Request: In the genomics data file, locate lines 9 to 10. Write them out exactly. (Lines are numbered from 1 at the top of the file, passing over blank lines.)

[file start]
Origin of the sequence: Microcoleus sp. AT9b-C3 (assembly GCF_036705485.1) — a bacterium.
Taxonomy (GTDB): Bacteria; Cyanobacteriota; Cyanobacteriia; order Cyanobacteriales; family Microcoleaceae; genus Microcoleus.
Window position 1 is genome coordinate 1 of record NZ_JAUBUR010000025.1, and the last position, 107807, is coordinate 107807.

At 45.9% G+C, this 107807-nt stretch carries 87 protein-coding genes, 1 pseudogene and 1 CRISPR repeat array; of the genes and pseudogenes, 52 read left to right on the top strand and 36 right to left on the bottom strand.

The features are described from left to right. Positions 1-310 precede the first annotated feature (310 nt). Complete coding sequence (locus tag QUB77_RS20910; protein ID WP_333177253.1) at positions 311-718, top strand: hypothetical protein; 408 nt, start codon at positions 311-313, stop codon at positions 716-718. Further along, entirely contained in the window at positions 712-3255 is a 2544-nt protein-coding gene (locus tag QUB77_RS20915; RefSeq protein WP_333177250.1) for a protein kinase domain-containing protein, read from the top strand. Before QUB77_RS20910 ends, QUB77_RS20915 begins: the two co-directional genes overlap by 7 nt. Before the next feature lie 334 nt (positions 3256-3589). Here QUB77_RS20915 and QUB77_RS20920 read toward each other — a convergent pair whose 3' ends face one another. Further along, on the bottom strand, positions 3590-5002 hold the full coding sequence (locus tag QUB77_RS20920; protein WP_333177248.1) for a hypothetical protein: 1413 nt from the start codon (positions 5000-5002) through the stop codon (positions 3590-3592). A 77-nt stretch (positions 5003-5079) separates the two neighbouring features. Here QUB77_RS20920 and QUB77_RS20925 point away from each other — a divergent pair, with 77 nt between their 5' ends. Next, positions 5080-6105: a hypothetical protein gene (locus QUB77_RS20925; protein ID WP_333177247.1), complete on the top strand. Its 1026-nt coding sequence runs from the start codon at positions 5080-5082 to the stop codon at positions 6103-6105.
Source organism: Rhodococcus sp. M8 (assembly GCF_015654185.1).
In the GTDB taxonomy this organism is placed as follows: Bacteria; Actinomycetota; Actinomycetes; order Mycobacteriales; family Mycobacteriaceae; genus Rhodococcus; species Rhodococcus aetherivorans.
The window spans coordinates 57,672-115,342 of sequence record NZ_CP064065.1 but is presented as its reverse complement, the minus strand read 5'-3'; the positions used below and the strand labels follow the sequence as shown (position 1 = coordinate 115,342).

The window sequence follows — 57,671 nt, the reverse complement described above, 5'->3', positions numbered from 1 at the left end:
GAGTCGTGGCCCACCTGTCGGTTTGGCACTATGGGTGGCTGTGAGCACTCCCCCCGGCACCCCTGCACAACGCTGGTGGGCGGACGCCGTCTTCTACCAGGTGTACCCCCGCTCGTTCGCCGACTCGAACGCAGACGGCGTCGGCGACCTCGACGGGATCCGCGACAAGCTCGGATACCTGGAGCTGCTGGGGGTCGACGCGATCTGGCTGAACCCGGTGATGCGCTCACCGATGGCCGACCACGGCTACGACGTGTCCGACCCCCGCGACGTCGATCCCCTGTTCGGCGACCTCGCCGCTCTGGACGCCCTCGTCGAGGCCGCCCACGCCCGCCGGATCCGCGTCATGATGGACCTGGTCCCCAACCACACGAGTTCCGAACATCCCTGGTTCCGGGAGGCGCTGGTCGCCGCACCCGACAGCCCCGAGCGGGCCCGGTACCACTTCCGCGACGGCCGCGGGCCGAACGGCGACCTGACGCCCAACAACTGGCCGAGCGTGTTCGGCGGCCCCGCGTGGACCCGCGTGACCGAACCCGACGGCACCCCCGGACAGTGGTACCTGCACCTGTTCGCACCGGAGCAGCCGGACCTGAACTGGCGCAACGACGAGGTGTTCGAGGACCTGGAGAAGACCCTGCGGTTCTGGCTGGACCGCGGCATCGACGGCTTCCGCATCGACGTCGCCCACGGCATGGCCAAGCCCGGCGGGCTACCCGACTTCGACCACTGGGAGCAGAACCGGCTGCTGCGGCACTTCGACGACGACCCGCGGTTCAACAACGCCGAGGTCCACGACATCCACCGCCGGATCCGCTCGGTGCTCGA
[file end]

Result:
The window sequence follows — 57,671 nt, the reverse complement described above, 5'->3', positions numbered from 1 at the left end:
GAGTCGTGGCCCACCTGTCGGTTTGGCACTATGGGTGGCTGTGAGCACTCCCCCCGGCACCCCTGCACAACGCTGGTGGGCGGACGCCGTCTTCTACCAGGTGTACCCCCGCTCGTTCGCCGACTCGAACGCAGACGGCGTCGGCGACCTCGACGGGATCCGCGACAAGCTCGGATACCTGGAGCTGCTGGGGGTCGACGCGATCTGGCTGAACCCGGTGATGCGCTCACCGATGGCCGACCACGGCTACGACGTGTCCGACCCCCGCGACGTCGATCCCCTGTTCGGCGACCTCGCCGCTCTGGACGCCCTCGTCGAGGCCGCCCACGCCCGCCGGATCCGCGTCATGATGGACCTGGTCCCCAACCACACGAGTTCCGAACATCCCTGGTTCCGGGAGGCGCTGGTCGCCGCACCCGACAGCCCCGAGCGGGCCCGGTACCACTTCCGCGACGGCCGCGGGCCGAACGGCGACCTGACGCCCAACAACTGGCCGAGCGTGTTCGGCGGCCCCGCGTGGACCCGCGTGACCGAACCCGACGGCACCCCCGGACAGTGGTACCTGCACCTGTTCGCACCGGAGCAGCCGGACCTGAACTGGCGCAACGACGAGGTGTTCGAGGACCTGGAGAAGACCCTGCGGTTCTGGCTGGACCGCGGCATCGACGGCTTCCGCATCGACGTCGCCCACGGCATGGCCAAGCCCGGCGGGCTACCCGACTTCGACCACTGGGAGCAGAACCGGCTGCTGCGGCACTTCGACGACGACCCGCGGTTCAACAACGCCGAGGTCCACGACATCCACCGCCGGATCCGCTCGGTGCTCGA